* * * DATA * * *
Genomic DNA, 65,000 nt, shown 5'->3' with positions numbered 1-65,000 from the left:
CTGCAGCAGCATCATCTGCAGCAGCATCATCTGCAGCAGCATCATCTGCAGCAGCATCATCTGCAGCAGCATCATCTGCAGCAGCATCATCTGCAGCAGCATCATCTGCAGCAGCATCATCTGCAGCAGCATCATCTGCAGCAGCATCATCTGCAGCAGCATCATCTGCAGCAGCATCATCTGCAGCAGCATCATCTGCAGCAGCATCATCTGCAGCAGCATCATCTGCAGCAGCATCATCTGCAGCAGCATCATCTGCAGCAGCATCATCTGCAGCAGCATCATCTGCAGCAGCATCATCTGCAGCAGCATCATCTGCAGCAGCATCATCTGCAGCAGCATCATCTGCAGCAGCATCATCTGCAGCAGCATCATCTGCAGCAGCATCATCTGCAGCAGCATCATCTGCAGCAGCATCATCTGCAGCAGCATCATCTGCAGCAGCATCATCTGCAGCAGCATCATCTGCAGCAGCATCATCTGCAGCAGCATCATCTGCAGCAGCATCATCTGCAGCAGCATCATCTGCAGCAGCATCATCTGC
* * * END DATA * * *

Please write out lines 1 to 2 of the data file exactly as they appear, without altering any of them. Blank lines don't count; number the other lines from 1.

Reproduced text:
Genomic DNA, 65,000 nt, shown 5'->3' with positions numbered 1-65,000 from the left:
CTGCAGCAGCATCATCTGCAGCAGCATCATCTGCAGCAGCATCATCTGCAGCAGCATCATCTGCAGCAGCATCATCTGCAGCAGCATCATCTGCAGCAGCATCATCTGCAGCAGCATCATCTGCAGCAGCATCATCTGCAGCAGCATCATCTGCAGCAGCATCATCTGCAGCAGCATCATCTGCAGCAGCATCATCTGCAGCAGCATCATCTGCAGCAGCATCATCTGCAGCAGCATCATCTGCAGCAGCATCATCTGCAGCAGCATCATCTGCAGCAGCATCATCTGCAGCAGCATCATCTGCAGCAGCATCATCTGCAGCAGCATCATCTGCAGCAGCATCATCTGCAGCAGCATCATCTGCAGCAGCATCATCTGCAGCAGCATCATCTGCAGCAGCATCATCTGCAGCAGCATCATCTGCAGCAGCATCATCTGCAGCAGCATCATCTGCAGCAGCATCATCTGCAGCAGCATCATCTGCAGCAGCATCATCTGCAGCAGCATCATCTGCAGCAGCATCATCTGCAGCAGCATCATCTGC